Iulian Cioanta: So, from all of these verticals, what do you think it would be a new revolutionary application of the shockwave technology?
Shri Parikh: So again, this is where I may have some bias because of my background. My time at Stryker orthopedics in the US, particularly sports medicine. My experience there has created a great potential, which allows me to see a fantastic opportunity here at SANUWAVE. Not to mention what people are spending out of pocket on plastic surgery and cosmetology. So I think there's a profound potential there as well. But I do think that there is a calculus that we've got to work to develop, so that our talk track is consistent with the remediations and improvements that people are looking for in that space. And that takes money, takes investments, and takes other investors becoming increasingly enthusiastic to support us. So again, I think there's a step wise approach. To use a baseball analogy, we've got to capitalize and get a run or a home run and do it every time we're at plate, with the indication that we have right now for DFU. We must establish credibility quickly and being able to introduce this technology in a disciplined and measured fashion, so that our dermaPACE systems are being used in every wound care center to treat DFUs is the goal. As we are treating patients, we start to begin to see DFU patients benefiting and subsequently the number of amputations coming down. We would like to take that, replicate it, demonstrate a compelling cost savings scenario, and move into other verticals.
Iulian Cioanta: Now I will just try to go back to your personality and life. So, what do you value the most in a person?
Shri Parikh: I think a few things. One is their integrity, their background. So, if they are humble, and true. Something that I often look for is their curiosity. Do they want to learn, do they want to develop, and are they wishing to step out of their comfort zone to challenge themselves with the predisposition of curiosity? And those are qualities I look for in both my social circles and professional circles. The similarity between the two gets me excited.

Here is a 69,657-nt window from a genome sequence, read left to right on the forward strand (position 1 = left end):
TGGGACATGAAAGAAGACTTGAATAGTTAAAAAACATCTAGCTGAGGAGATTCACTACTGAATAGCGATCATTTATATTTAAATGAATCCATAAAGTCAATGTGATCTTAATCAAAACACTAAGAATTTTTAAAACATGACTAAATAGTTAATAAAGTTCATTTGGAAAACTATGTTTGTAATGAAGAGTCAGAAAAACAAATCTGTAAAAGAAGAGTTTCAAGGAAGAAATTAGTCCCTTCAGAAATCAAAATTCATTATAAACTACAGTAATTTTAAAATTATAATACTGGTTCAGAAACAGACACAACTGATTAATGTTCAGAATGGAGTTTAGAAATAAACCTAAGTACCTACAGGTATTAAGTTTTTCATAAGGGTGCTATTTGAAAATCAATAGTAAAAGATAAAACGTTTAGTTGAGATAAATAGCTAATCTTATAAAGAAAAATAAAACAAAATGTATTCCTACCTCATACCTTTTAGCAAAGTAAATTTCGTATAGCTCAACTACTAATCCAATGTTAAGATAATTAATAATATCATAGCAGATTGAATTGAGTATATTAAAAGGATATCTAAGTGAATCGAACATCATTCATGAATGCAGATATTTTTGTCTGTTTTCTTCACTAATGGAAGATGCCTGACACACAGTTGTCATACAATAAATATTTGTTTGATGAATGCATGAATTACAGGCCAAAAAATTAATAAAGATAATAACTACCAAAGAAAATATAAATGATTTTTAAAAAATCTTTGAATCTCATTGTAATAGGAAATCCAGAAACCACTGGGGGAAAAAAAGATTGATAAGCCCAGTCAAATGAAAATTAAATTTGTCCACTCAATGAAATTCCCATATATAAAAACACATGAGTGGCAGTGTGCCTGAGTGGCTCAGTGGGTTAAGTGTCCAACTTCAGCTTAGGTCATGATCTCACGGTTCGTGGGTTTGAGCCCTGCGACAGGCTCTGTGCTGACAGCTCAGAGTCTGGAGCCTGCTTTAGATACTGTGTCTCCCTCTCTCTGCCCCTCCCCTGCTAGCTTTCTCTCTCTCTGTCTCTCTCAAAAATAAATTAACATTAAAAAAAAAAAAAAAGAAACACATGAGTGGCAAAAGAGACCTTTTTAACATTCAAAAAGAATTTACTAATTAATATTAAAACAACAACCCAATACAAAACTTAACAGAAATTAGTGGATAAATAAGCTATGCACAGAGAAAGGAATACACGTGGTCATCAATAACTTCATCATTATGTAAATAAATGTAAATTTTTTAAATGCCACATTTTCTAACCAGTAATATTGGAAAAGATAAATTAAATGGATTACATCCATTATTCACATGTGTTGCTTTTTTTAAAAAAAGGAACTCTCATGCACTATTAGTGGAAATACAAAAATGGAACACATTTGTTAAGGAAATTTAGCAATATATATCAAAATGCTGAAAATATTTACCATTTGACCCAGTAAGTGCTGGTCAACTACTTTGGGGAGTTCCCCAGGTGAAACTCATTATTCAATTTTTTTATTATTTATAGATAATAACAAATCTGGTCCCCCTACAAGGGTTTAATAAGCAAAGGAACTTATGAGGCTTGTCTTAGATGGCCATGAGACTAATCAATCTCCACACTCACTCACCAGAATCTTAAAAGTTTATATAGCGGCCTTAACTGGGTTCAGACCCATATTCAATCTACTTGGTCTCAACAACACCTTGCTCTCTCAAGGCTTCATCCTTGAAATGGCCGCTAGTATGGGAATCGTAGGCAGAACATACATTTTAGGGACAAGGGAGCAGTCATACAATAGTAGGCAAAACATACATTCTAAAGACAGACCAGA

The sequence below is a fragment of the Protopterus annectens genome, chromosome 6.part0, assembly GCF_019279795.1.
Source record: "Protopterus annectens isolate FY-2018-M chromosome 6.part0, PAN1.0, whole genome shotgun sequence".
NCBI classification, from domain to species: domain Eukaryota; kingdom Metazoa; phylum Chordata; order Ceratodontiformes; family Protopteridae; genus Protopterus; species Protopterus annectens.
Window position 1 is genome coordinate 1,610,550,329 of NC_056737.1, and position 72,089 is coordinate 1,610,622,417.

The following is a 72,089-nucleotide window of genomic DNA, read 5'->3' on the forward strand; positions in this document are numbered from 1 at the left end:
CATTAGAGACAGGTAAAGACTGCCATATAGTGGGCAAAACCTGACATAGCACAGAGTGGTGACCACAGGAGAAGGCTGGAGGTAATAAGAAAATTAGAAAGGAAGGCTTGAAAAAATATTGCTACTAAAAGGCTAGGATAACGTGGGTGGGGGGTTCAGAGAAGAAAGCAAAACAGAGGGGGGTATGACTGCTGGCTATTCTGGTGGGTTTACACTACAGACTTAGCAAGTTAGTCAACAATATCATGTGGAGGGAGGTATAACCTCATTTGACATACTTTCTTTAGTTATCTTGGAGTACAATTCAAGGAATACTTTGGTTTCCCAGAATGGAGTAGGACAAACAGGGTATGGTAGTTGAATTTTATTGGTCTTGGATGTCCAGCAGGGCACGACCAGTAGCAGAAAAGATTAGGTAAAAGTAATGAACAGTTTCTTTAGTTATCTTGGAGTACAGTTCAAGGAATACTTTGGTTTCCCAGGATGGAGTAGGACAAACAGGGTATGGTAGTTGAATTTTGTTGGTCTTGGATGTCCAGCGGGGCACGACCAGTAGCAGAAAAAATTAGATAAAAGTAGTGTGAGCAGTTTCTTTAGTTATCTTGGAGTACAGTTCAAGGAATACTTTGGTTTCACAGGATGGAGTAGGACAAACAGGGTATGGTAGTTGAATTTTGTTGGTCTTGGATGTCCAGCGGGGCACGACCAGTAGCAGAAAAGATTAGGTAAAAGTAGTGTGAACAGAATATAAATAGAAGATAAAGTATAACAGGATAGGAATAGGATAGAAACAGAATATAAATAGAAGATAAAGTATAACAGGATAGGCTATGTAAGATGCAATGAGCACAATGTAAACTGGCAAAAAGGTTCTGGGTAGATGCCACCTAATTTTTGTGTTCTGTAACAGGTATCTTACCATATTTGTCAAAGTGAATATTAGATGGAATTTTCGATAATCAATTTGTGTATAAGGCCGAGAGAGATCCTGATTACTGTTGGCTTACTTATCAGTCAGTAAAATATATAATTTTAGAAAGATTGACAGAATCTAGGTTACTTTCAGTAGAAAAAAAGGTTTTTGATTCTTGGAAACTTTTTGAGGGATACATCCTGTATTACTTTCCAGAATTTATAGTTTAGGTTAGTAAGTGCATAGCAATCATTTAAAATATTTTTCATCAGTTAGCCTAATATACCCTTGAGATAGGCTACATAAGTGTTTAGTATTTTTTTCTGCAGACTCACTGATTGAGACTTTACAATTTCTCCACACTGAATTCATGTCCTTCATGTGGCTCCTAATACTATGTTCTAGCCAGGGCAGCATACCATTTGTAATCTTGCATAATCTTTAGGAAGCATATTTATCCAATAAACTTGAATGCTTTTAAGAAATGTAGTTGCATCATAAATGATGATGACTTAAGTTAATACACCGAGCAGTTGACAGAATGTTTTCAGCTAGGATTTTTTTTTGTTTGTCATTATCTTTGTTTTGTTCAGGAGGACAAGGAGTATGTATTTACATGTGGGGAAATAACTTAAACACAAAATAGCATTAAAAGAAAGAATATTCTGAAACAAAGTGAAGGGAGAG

Iulian Cioanta: Do you have any special talents that not many people know about?
Shri Parikh: I can juggle. We were able to save money when my kids were younger. They're teenagers now, but when they were younger, we didn't have to hire the clowns because I could play that role. Outside of that, I spend a lot of time coaching and refereeing again when my kids were young. I love being involved with kids’ sports and anything related to helping people grow and develop has been a passion of mine.
Iulian Cioanta: What would you say have been the most significant milestone that you hit in your life?
Shri Parikh: I don't think I've hit one yet. I think that's still unwritten. Hopefully it'll be here at SANUWAVE, and we can all celebrate when that's achieved.
Iulian Cioanta: That will be great. What is the best piece of advice you have ever gotten?
Shri Parikh: I think, as I shared with you before, that the individual who had the most significant impact on my life is my father. And my father was Indian and was actually a part of the Mahatma Gandhi Movement for India, to gain its independence. A lot of his quotes and his philosophies were shared with me as a young child growing up, and one specific had a profound effect on me: "Be the change you wish to see in the world." That quote was shared with me many times. I believe my dad was at one of Mahatma Gandhi's rallies when he shared either that line or something very similar to it. That had a profound impact and effect on my father, who would then pass that down to his children. And that was one that resonated and still influences me today - BE THE CHANGE YOU WISH TO SEE IN THE WORLD.
Iulian Cioanta: Fantastic. Now, talking about advices, what piece of advice would you like to give to those that look up to you?
Shri Parikh: Well, as I indicated earlier, I think the attributes that I look for are the same as advices that I would give, which is to be humble, be hungry, and always remain curious.
Iulian Cioanta: If you had the ability to learn a new skill overnight what would that be?
Shri Parikh: I'm a horrible cook, so I would love to be able to become a master chef, specifically with the grill and barbecuing. I would make my household very happy.